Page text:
I have to say I'm curious how QoT, UndeadLily, and Roger Steel will do. Those were the games that immediately hooked me based on premise alone and seem to have a more enticing feel. I have no doubt I'd have bought them before (like I did several of your games before I realized they were all the same person) and think they will be more financial successes.

chudah
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Re: State of the industry :)

Post by chudah » Tue Apr 26, 2016 1:35 pm

The sad thing is that it seems that doing "normal" VN is not worth it anymore. The only games popular on Steam are those with sexy contents. People expect them to have it, and to be cheap.
This is the damage that the Sakura games have done to the OELVN genre. Many of us predicted it would come to this, but most didn't care as long as they got their titillation for cheap, story be damned.
Many of VN fans don't play and don't fallow OELVNs (Original English Language VNs) and don't hear about them. The only really well known OELVNs on most of VNs fans forums are the ones connected with one of big 3 VN localization companies (Sekai Project, Mangagamer, JAST USA). That said among people who do also read and fallow OELVNs Winter Wolfs are considered to be one of biggest if not the biggest OELVNs developers.
I may be in the minority, but I find that a lot of OELVNs tend to have MUCH better writing that most of the Japanese novels that are localized. I think part of that is due to the English writers having a better grasp on how humans would realistically act and feel (at least from a western standpoint). Whether you want to admit it or not, a lot of Japanese characters are very tropey and oftentimes do stupid and unrealistic things in service of the story. This always annoys me. Don't get me wrong, there are some amazing Japanese VNs out there, but I often have a hard time relating to the characters.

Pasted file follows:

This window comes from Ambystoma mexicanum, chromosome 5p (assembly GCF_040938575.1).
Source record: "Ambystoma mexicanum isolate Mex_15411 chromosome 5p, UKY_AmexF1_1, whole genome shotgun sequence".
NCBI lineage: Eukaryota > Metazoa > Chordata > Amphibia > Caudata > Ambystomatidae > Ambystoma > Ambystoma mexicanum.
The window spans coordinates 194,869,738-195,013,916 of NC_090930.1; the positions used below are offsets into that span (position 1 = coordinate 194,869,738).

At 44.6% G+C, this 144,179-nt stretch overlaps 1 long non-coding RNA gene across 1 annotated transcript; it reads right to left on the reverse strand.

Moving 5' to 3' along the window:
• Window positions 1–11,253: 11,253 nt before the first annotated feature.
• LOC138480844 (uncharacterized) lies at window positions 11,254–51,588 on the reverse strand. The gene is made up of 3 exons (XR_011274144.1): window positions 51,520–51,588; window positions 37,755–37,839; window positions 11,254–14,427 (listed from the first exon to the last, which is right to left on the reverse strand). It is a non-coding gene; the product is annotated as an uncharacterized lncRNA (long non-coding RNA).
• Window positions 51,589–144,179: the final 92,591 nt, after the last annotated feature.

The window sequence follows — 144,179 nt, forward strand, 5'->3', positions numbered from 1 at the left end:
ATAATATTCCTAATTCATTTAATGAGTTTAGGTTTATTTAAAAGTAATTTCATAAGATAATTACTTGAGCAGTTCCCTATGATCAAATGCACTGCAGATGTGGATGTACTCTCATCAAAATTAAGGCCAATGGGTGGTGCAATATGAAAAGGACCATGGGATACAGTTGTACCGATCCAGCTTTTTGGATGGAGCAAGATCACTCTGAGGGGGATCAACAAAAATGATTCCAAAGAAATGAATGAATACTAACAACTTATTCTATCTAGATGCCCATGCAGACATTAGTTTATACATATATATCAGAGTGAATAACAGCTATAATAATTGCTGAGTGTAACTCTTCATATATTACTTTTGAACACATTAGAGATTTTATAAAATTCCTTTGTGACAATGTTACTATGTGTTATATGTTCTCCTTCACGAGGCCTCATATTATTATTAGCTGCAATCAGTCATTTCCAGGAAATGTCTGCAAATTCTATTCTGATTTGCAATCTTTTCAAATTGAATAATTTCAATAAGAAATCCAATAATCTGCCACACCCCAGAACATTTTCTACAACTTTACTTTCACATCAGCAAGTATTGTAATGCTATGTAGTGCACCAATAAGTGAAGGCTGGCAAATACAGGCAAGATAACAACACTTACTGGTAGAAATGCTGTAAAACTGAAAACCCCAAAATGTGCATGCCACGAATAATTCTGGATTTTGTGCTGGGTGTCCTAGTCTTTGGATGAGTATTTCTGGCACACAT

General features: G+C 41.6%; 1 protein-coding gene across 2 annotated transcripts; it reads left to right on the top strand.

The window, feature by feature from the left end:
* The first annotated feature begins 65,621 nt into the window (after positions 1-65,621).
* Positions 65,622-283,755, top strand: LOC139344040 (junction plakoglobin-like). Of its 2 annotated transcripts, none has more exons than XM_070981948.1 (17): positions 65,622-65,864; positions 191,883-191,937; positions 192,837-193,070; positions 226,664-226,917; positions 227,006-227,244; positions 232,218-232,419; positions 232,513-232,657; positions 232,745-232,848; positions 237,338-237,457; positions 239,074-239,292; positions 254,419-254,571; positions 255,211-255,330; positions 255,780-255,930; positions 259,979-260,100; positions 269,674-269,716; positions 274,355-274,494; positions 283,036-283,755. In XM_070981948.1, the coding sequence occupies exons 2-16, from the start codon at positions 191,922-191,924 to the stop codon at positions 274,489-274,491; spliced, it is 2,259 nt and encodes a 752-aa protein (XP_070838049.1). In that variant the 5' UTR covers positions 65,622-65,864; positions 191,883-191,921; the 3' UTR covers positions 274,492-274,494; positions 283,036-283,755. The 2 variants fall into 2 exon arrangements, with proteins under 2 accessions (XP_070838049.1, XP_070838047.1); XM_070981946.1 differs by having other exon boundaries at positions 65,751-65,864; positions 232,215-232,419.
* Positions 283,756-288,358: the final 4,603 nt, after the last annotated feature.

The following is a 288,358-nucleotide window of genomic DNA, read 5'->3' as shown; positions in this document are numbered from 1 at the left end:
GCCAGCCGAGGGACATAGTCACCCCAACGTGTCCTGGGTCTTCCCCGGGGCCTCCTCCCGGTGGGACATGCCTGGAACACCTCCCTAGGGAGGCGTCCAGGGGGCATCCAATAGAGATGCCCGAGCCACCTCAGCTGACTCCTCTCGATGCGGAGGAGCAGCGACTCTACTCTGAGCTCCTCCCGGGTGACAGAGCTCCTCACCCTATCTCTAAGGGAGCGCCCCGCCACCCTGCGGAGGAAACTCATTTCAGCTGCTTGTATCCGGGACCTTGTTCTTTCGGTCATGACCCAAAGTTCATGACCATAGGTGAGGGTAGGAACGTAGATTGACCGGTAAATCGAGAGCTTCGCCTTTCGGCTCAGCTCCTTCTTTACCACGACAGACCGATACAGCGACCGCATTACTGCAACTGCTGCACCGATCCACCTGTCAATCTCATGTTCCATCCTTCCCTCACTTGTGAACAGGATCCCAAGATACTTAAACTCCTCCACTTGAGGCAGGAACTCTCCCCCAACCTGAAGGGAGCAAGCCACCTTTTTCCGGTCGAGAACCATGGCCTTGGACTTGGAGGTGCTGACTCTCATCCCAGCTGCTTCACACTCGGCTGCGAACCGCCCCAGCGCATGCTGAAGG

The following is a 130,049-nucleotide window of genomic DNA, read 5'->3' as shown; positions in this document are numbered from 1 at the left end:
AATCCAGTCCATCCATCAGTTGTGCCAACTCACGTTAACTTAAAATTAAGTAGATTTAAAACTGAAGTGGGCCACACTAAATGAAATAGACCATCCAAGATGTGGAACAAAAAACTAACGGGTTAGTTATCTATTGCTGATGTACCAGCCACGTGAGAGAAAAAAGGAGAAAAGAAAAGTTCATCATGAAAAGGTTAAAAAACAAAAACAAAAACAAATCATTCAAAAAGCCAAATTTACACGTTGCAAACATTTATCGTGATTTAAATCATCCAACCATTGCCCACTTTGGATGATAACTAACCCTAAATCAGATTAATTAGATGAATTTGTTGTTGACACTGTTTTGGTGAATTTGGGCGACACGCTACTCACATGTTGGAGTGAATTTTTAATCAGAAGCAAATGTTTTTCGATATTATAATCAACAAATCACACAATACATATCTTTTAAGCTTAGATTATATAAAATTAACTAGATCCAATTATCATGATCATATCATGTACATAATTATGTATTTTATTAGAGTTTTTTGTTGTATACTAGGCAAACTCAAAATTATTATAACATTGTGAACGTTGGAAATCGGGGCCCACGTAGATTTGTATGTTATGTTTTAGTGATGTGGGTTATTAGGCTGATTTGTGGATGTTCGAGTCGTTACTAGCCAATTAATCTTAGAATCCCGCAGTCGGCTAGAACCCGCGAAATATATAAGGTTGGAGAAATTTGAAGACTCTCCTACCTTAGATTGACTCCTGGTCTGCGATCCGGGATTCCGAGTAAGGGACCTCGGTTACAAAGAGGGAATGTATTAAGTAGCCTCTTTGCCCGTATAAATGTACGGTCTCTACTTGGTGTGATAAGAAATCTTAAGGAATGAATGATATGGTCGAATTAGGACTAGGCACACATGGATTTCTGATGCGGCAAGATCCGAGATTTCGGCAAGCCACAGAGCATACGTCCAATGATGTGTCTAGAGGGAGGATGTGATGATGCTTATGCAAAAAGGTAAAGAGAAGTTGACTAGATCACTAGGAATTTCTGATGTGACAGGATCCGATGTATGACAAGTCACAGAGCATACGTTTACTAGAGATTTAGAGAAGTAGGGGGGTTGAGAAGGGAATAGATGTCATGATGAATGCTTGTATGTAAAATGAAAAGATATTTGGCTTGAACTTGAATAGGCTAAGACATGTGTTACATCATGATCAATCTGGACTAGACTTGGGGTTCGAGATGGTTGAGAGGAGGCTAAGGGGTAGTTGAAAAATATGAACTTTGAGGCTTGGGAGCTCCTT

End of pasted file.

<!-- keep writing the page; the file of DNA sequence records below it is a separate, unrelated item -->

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DarkWolf
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Re: State of the industry :)

Post by DarkWolf » Wed Apr 27, 2016 1:27 am

chudah wrote:I may be in the minority, but I find that a lot of OELVNs tend to have MUCH better writing that most of the Japanese novels that are localized. I think part of that is due to the English writers having a better grasp on how humans would realistically act and feel (at least from a western standpoint). Whether you want to admit it or not, a lot of Japanese characters are very tropey and oftentimes do stupid and unrealistic things in service of the story. This always annoys me. Don't get me wrong, there are some amazing Japanese VNs out there, but I often have a hard time relating to the characters.
I think that Japanese trend to try to put their story in setting superior to real world, have culture of their own and make characters more idealistic is a good thing not a bad one. In fact this is one of biggest reasons why I got hooked up on Anime and Japanese VNs. Like for example let's take romance genre for example, western writers often tend to write about very real life like relationships and that most of the times prevent me from liking them because if I wanted and liked casual real life like relationships I would be out there dating not sitting in my room reading romance, when I read romance I want a real love story out of this world and that's what Japanese VNs tend to try to provide, rather then sticking to a ground like western stories they shoot for the sky. Rather then trying to make characters that resemble real life people that would do things the same way real life people do them they try to make their character idol like that are superior to real life people and a symbol of what they believe people should be like and this is exactly why I like anime and Japanese VNs so much.